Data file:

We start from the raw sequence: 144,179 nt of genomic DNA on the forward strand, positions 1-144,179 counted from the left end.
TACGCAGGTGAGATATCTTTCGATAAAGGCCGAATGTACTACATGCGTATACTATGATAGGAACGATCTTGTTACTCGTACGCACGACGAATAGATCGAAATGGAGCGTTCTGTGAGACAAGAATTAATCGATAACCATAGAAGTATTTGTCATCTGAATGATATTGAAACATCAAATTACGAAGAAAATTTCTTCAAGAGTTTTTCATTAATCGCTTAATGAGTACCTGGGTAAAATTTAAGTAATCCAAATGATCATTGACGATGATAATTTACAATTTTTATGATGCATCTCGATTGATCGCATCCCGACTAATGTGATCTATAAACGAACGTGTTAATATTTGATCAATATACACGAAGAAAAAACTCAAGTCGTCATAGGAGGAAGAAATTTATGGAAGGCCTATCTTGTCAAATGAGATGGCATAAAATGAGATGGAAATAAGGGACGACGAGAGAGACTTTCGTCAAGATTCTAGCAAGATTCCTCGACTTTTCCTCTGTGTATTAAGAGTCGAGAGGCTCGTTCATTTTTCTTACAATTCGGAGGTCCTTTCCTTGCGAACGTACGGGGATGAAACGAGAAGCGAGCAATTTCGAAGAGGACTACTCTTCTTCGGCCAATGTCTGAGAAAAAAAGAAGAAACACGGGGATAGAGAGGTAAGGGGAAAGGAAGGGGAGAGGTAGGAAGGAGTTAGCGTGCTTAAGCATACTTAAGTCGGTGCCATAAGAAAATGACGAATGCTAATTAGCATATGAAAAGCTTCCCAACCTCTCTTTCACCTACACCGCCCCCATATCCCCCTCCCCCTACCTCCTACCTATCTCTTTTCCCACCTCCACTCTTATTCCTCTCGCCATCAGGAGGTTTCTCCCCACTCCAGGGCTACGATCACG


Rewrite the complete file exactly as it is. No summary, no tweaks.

We start from the raw sequence: 144,179 nt of genomic DNA on the forward strand, positions 1-144,179 counted from the left end.
TACGCAGGTGAGATATCTTTCGATAAAGGCCGAATGTACTACATGCGTATACTATGATAGGAACGATCTTGTTACTCGTACGCACGACGAATAGATCGAAATGGAGCGTTCTGTGAGACAAGAATTAATCGATAACCATAGAAGTATTTGTCATCTGAATGATATTGAAACATCAAATTACGAAGAAAATTTCTTCAAGAGTTTTTCATTAATCGCTTAATGAGTACCTGGGTAAAATTTAAGTAATCCAAATGATCATTGACGATGATAATTTACAATTTTTATGATGCATCTCGATTGATCGCATCCCGACTAATGTGATCTATAAACGAACGTGTTAATATTTGATCAATATACACGAAGAAAAAACTCAAGTCGTCATAGGAGGAAGAAATTTATGGAAGGCCTATCTTGTCAAATGAGATGGCATAAAATGAGATGGAAATAAGGGACGACGAGAGAGACTTTCGTCAAGATTCTAGCAAGATTCCTCGACTTTTCCTCTGTGTATTAAGAGTCGAGAGGCTCGTTCATTTTTCTTACAATTCGGAGGTCCTTTCCTTGCGAACGTACGGGGATGAAACGAGAAGCGAGCAATTTCGAAGAGGACTACTCTTCTTCGGCCAATGTCTGAGAAAAAAAGAAGAAACACGGGGATAGAGAGGTAAGGGGAAAGGAAGGGGAGAGGTAGGAAGGAGTTAGCGTGCTTAAGCATACTTAAGTCGGTGCCATAAGAAAATGACGAATGCTAATTAGCATATGAAAAGCTTCCCAACCTCTCTTTCACCTACACCGCCCCCATATCCCCCTCCCCCTACCTCCTACCTATCTCTTTTCCCACCTCCACTCTTATTCCTCTCGCCATCAGGAGGTTTCTCCCCACTCCAGGGCTACGATCACG